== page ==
Distinctive natural landforms and other features

You’d never expect to find deserts, soaring cliffs, waterfalls, giant and weird-shaped trees, even a “dead sea” here, but we have them all!

The Athabasca Sand Hills, a wide ribbon of shifting dunes up to thirty metres high, flank the south shore of Lake Athabasca for about a hundred miles in the northwest corner of the province. They were formed about eight thousand years ago. The best way to appreciate them is from a plane.

Deep Bay is a body of water that fills a meteorite crater at the south end of Reindeer Lake in the northeast area of the province.

At Nistowiak Falls, east of Stanley Mission, water from Lac La Ronge plunges over ten metres into the Churchill River system. It is one of the highest and most beautiful waterfalls in Saskatchewan.

The Crooked Trees (or bushes), a weird grove of aspens in the Redberry Lake Biosphere Reserve near Hafford, are one of the “fifty-four wonders of Canada.” Their branches twist surrealistically, like something imagined by Harry Potter. This enigma is thought to be caused by genetic mutation.

For list of landforms etc in Tourism
Unusual tree at Rosthern. Photo by Patricia Pavey

An odd-shaped tree in Rosthern is one of many trees in the province that swoop low to the ground, affording excellent tree-climbing possiblities.

The Great Cottonwood, thought to be more than 169 years old, is more than five metres in circumference. The oldest and largest tree in the province, it is near Blaine Lake.

Castle Butte is a sandstone hill more than seventy m. high in the Big Muddy badlands south of Bengough. The badlands alone are worth the drive, especially in autumn.

The Qu’Appelle Valley, meandering from the elbow of the South Saskatchewan River all the way to Manitoba, is our largest “glacial spillway” (coulee).

Great Sand Hills
The Great Sandhills, in southwest Saskatchewan.
Photo by Gerry Ackerman.

The Great Sand Hills, an expanse of shifting sand dunes up to twelve m. high near Sceptre in the southwest, are sometimes called “the Sahara of Saskatchewan.” These desert-like dunes cover more than 4,000 square kms (1,900 square miles). With a camel you could imagine you were in Africa.

Cypress Hills—the highest altitude between Labrador and the Rockies -– was the site of a historic massacre in June 1873, when traders and wolf hunters from the U.S. attacked an Assiniboine encampment, killing at least twenty people. A reconstruction of Fort Walsh, a NWMP post, is there now.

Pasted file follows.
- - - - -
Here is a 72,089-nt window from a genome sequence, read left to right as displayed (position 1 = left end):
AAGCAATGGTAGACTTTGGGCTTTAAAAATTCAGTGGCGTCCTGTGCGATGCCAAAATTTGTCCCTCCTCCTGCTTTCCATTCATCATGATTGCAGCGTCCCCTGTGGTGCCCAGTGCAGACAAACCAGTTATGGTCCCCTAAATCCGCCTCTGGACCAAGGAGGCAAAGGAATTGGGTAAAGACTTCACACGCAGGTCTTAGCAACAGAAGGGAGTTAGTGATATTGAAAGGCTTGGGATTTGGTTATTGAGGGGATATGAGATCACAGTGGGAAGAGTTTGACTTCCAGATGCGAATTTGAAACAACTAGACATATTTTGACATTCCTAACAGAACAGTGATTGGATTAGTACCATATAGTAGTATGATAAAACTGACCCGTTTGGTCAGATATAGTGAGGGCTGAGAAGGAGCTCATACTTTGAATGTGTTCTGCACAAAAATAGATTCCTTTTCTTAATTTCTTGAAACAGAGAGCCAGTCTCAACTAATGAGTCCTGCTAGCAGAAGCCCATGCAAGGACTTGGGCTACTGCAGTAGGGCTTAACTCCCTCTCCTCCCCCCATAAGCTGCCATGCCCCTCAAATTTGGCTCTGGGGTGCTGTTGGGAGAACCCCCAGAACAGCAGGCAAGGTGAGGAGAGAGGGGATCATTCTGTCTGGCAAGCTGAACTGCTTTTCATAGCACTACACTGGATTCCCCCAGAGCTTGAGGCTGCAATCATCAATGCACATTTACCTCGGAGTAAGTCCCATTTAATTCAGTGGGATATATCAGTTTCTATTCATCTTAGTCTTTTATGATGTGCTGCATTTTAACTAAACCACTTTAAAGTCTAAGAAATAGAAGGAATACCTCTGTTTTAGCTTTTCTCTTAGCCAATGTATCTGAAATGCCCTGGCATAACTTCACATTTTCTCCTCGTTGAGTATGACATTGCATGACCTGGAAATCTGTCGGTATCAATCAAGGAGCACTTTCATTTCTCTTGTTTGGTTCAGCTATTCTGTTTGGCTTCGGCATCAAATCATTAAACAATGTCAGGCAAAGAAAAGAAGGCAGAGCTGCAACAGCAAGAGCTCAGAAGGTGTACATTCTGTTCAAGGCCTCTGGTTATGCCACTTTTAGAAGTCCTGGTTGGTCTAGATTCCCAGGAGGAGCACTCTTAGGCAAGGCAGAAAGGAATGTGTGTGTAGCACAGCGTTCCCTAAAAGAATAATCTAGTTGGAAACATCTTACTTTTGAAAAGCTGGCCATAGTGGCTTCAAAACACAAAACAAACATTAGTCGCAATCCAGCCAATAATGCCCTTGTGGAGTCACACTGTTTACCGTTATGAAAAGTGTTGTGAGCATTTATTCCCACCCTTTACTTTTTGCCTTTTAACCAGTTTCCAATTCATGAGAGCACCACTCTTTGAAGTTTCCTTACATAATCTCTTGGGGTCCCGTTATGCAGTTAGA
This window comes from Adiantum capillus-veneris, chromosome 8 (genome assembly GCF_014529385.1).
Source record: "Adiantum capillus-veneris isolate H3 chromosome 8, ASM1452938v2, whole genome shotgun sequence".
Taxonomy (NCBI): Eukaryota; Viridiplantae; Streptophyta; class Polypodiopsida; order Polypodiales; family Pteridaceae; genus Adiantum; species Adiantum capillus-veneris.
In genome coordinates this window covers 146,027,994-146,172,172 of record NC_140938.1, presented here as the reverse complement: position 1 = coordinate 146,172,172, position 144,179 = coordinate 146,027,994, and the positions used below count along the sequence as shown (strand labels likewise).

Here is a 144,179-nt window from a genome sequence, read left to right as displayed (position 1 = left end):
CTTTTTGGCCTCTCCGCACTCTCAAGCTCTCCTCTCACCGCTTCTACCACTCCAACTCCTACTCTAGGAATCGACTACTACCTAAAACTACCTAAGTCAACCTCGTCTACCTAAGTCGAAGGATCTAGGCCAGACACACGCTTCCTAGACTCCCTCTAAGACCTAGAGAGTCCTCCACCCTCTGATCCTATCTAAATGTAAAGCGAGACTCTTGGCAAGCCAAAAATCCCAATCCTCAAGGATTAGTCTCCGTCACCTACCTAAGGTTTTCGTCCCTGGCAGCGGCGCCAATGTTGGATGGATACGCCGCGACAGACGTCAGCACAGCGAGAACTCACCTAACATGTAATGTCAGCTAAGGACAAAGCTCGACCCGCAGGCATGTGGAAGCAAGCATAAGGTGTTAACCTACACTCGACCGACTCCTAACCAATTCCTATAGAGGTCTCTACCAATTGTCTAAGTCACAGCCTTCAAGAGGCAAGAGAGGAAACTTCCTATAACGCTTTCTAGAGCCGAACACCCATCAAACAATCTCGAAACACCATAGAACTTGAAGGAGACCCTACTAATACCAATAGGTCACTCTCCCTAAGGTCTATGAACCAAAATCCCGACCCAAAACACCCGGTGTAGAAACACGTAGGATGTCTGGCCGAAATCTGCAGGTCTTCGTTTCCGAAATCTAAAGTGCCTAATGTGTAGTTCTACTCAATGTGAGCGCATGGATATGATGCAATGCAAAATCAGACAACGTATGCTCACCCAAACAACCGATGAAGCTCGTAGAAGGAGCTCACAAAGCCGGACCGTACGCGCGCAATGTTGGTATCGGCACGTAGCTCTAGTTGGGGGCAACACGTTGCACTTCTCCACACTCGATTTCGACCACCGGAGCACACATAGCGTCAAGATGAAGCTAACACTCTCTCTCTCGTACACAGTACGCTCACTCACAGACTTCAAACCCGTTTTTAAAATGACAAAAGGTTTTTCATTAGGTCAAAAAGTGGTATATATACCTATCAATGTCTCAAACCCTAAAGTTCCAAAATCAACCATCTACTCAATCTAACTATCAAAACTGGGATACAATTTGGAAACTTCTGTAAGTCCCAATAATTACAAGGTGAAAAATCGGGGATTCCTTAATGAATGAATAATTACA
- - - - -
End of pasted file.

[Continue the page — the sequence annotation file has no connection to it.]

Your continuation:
Near Eastend (ironically in the southwest) are Chocolate Peak, Jones Peak, and Chimney Coulee, site of HBC trader Isaac Cowie’s post in 1871-2, a Metis settlement in 1873 (theirs were the chimneys, now gone), and a NWMP outpost in 1877.

To Edward McCourt, the drive from Cut Knife Hill to the Battlefords was one of the most impressive in the west. It revealed a vista overlooking the North Saskatchewan and Battle river valleys, with Battleford and North Battleford on the horizon.  

McCourt was impressed by the grotesque shapes created by erosion at the St. Victor outcroppings. His literary imagination perceived eerie faces, “hobgoblins” and mushroom shapes. The petroglyphs there may spark greater interest among archaeologists.

John fsher of the CBC floats in Manitou Lake's minersal waters
Photo PH-90-44 by Rumsey & Company, Toronto, from Local History Room, Saskatoon Public Library

Little Manitou Lake is a little like the Dead Sea. Its rich soup of minerals – magnesium, potassium, silica, iron oxide and sulphate – literally holds up swimmers. Believers in its healing waters have flocked there since time immemorial.

Roche Percee is the name of a village, landmark and 1.3-hectare provincial historic park in the Souris River valley near Estevan. Its sandstone outcrop has been sculpted by erosion, and marked by human carvings, now faded and obscured.

Author Edward Mccourt was impressed by the grotesque shapes created by erosion at the St. Victor outcroppings. His literary imagination perceived eerie faces, “hobgoblins” and mushroom shapes. The petroglyphs there may spark greater interest among archaeologists.

[McCourt, Saskatchewan, 53. Savage, A Geography of Blood. General: Encyclopedia of Saskatchewan, Canadian Encyclopedial; internet sources]

Binoculars up!

Bird-watching trails

Flock of geese
Flock of geese aloft near Macklin. Photo by Gerry Ackerman.

Chaplin Lake: where migratory shore birds seasonally frequent the Chaplin Heritage Marsh

Cypress Hills Interprovincial Park: where an ocean of grassland provides refuge for migratory birds.

Douglas Provincial Park draws birds to Diefenbaker Lake and the Qu’Appelle Valley

Eastend where the nearby white mud cliffs attract a distinctive range of birds.

Danielson Provincial Park, a bird and water fowl haven, adjacent to Lake Diefenbaker,

Grasslands National Park – east and west blocks – a refuge for grassland birds where the surrounding area is under cultivation.